Enhancing The Netherlands’ competitiveness
For the Netherlands to be competitive, it is important that international companies remain here and that more companies, entrepreneurs and international knowledge workers are attracted to the country. To achieve this, the government is striving to create a good quality of life: high quality transport networks, space to work and live in, good provision of education, culture, green spaces and recreational facilities.
The government has chosen to focus on strengthening the spatial and economic infrastructure. This means:
- enhancing the strengths of the urban regions with a concentration of key economic sectors, international connections and hubs;
- providing good public transport in urban regions and multimodal networks for the logistics sector providing space for the main energy supply network and the transition to a sustainable, renewable energy supply;
- providing space for main pipelines carrying dangerous substances;
- ensuring the efficient use of the subsurface.
Mobility around urban regions with key sectors
Companies in key sectors (the Netherlands’ key innovative economic sectors that lead the field at the European and global levels) are found throughout the Netherlands. However, they are concentrated mainly in the urban regions around the hubs, Brainport, greenports and valleys. For instance:
- Hubs (Port of Rotterdam and Schiphol airport);
- Brainport (southeastern Netherlands);
- Greenports (Venlo, Westland-Oostland, Aalsmeer, northern North Holland, Boskoop and the bulb region).
The government regards these urban regions as nationally important and aims to further strengthen them. The central government will prioritise solving mobility problems in the hubs, Brainport and greenports. Regional packages to reduce congestion through the better use of infrastructure have been developed for a number of these regions.
Central government will specify routes for power lines (from 220 kilovolts) and sites for power generation (from 500 megawatts). It will also initiate a transition to a sustainable, renewable energy supply. This includes making the electricity infrastructure suitable for more decentralised power generation in the longer term.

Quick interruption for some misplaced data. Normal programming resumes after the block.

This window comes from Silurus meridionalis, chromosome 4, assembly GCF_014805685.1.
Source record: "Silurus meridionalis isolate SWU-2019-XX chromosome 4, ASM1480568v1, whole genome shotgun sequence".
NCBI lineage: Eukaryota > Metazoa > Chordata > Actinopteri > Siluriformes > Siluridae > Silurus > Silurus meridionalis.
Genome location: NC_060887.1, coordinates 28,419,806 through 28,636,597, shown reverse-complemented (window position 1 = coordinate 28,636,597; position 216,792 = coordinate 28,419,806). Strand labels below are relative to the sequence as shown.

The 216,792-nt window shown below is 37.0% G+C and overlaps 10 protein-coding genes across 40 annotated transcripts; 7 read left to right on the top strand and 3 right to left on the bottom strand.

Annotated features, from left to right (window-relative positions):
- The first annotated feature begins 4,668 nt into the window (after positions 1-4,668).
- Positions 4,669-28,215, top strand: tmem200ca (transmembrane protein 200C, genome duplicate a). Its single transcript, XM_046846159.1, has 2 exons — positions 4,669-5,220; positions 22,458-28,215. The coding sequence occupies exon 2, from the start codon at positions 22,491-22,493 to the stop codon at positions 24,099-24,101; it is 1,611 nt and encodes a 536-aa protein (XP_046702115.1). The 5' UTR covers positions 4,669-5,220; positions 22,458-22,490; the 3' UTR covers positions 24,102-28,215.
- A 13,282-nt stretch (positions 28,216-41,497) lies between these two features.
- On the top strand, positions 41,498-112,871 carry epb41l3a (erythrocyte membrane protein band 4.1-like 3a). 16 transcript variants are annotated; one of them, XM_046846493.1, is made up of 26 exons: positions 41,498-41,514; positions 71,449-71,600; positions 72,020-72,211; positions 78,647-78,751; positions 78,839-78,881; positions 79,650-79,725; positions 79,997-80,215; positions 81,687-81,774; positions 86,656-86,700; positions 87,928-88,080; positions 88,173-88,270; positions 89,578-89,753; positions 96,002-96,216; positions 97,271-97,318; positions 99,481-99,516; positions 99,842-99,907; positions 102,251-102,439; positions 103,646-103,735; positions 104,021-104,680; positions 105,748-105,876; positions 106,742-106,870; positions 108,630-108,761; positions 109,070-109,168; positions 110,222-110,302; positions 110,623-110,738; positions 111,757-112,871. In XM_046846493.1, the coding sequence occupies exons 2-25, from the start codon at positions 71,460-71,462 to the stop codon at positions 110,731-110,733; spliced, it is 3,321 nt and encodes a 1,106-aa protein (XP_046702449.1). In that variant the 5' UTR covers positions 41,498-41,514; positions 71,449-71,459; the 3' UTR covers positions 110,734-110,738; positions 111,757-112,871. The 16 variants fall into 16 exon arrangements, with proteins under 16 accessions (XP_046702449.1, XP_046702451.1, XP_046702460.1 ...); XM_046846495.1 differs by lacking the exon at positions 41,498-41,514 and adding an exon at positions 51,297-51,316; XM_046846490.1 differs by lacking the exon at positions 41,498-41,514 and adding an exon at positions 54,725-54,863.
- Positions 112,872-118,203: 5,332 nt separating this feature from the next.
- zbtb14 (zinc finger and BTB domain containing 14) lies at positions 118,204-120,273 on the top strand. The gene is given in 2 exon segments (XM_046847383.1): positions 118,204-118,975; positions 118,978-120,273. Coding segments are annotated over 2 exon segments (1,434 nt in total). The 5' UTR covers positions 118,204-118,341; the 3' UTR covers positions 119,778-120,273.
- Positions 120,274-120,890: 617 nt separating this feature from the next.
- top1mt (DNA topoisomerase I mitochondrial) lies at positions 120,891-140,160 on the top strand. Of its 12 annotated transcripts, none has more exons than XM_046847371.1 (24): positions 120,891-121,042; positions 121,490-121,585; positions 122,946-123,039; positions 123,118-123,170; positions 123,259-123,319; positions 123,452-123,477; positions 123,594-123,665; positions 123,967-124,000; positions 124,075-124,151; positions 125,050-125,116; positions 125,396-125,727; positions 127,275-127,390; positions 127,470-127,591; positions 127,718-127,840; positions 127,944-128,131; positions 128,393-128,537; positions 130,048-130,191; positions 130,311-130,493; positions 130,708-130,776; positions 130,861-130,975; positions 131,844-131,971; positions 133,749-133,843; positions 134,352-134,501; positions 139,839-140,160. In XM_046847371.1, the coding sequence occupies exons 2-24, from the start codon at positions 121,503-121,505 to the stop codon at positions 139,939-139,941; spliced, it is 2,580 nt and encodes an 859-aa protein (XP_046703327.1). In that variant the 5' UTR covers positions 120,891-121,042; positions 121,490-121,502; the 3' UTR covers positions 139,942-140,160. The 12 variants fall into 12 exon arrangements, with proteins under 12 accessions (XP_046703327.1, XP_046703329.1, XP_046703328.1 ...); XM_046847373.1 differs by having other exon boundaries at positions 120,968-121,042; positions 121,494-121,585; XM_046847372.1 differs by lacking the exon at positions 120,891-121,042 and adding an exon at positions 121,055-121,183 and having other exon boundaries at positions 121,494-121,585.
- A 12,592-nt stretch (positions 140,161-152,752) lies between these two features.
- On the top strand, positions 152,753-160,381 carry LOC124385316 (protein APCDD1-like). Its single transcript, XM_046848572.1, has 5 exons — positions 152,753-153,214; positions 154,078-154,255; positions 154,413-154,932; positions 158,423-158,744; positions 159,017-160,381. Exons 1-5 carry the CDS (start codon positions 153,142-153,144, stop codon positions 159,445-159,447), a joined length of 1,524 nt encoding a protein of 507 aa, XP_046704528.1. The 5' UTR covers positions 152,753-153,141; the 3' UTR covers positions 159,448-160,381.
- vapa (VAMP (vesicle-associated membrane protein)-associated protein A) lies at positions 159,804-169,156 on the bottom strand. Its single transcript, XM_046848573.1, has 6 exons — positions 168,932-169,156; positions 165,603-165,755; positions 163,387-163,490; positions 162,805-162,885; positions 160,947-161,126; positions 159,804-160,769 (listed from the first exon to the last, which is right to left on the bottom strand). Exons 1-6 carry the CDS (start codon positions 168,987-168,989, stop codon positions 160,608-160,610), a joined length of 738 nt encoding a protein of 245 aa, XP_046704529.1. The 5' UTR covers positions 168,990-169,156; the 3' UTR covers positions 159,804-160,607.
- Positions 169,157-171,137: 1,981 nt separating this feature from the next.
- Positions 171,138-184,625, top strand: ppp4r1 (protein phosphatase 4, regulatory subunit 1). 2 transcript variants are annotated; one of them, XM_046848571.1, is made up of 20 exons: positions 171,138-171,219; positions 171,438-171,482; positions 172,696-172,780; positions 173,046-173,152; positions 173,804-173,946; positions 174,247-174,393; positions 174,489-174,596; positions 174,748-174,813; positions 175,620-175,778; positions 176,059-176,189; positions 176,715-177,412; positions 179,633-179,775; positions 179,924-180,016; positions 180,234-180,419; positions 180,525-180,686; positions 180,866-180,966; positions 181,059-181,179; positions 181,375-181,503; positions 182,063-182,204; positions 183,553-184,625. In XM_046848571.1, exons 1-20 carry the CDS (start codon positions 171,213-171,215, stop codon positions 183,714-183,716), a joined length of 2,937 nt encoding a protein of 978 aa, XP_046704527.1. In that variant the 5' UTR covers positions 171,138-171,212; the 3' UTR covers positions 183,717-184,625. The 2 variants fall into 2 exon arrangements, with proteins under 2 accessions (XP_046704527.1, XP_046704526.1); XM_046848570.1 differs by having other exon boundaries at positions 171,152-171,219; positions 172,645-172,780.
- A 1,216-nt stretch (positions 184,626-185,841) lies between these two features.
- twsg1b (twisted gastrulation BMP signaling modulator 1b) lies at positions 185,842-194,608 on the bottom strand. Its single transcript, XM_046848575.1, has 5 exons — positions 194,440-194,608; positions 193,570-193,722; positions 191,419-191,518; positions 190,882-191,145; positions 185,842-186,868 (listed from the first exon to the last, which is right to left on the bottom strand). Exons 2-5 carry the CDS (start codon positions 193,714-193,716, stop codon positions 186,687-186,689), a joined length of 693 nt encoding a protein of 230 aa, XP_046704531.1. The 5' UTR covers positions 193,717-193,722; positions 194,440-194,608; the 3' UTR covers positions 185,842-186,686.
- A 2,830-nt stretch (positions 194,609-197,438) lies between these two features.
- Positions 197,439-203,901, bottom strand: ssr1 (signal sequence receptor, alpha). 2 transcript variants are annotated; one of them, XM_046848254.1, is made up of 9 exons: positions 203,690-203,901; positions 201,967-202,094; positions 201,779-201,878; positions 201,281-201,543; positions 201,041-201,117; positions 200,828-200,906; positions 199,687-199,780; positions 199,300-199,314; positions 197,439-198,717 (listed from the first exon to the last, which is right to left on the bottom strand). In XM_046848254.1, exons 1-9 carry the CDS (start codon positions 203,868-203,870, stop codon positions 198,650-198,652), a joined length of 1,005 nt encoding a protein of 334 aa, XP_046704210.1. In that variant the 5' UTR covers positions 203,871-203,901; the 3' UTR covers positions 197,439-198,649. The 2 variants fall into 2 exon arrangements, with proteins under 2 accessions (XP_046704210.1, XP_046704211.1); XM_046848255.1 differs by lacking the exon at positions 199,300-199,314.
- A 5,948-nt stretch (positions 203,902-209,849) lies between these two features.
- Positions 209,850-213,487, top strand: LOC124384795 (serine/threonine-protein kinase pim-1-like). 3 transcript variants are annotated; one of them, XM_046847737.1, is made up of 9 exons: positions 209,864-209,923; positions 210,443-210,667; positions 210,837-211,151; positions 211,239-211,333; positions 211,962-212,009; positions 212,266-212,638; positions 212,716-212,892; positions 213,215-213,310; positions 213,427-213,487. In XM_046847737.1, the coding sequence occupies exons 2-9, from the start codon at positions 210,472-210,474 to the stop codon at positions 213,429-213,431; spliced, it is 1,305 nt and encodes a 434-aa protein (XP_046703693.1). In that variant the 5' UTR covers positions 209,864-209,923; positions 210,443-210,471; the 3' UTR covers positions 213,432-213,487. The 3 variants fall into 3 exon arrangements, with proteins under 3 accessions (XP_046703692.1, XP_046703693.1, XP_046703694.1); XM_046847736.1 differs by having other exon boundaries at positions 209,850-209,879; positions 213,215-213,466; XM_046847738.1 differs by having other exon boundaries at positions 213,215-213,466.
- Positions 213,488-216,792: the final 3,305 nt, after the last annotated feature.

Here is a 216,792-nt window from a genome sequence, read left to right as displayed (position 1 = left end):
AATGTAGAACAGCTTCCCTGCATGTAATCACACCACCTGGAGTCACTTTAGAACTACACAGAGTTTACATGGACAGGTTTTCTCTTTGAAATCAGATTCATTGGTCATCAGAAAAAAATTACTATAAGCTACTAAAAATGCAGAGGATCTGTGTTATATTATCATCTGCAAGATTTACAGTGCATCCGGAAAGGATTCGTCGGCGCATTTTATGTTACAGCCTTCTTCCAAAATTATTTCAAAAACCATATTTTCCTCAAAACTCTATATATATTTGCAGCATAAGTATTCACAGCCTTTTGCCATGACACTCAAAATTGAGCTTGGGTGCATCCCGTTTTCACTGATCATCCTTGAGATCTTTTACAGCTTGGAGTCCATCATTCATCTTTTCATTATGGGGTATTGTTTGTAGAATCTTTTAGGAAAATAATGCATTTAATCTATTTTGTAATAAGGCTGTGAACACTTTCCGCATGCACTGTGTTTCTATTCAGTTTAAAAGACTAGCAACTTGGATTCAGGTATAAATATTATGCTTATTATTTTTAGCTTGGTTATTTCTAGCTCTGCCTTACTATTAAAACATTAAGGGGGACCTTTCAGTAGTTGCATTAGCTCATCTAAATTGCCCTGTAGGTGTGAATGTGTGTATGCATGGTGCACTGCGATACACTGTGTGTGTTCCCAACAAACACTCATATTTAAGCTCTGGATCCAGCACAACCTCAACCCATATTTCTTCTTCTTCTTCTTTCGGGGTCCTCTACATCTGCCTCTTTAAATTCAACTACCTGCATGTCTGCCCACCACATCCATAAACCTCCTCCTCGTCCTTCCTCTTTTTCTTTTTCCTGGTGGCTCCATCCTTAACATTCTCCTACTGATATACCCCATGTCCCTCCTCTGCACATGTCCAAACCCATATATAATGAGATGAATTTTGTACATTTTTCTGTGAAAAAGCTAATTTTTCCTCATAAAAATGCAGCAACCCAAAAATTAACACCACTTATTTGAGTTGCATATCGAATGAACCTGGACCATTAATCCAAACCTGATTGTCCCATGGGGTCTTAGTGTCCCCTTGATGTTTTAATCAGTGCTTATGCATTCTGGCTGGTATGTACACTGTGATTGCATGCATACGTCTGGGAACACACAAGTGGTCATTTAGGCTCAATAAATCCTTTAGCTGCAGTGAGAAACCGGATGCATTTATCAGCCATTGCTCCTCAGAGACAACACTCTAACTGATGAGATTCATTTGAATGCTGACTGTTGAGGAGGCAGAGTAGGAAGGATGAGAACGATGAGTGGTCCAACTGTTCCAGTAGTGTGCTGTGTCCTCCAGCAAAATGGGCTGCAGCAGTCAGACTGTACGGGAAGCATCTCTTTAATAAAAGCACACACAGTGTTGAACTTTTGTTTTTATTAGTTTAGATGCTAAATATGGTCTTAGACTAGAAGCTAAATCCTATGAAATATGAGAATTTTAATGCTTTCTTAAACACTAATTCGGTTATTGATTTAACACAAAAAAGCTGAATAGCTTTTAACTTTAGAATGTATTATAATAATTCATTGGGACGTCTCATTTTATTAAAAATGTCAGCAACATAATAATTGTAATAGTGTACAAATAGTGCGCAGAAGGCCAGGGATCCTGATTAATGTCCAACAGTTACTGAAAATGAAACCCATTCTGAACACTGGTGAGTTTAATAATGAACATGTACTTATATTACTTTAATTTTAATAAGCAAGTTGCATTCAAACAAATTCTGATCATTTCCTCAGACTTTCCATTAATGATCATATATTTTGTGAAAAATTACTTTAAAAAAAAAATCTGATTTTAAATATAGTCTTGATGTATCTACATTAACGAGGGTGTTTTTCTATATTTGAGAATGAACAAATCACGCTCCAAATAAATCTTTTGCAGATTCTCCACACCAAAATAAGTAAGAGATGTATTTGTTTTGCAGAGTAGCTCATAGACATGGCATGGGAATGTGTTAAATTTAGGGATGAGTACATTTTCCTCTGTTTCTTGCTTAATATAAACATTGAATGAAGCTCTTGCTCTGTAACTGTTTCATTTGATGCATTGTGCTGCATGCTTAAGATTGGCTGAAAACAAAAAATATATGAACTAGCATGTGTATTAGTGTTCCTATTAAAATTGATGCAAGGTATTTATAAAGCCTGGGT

Central government and the provincial authorities will plan space for more onshore wind farms. These should generate at least 6,000 megawatts in 2020. Central government will also ensure space is reserved to generate 6,000 megawatts offshore in the longer term. In 2015, the government will review whether the expansion of new offshore power generation requires new spatial planning policy and infrastructure from 2020 onwards.
Pipelines for the transport of hazardous and other substances
The network of main pipelines for transporting hazardous and other substances includes gas transport and links between production sites. Central government will reserve space for the construction of these pipelines on land and offshore. Pipelines on land which are of national importance for the transport of dangerous substances will only be allowed in specially designated zones.
Efficient use of the subsurface
The subsurface plays an important role in energy supply. It is used for the extraction, storage and transport of oil and gas, and for geothermal energy. The subsurface is also used for the storage of CO2 and nuclear waste. Other factors to take into account include:
- the extraction of mineral resources such as salt, coal and sand;
- the national underground infrastructure (tunnels and pipelines);
- the management of soil contamination or the remnants thereof;
- the protection of the groundwater supply and its quality.
Given the limited space available in the subsurface, its significance for the economy and the need to coordinate with activities above ground, the efficient use of the subsurface is a matter of national importance.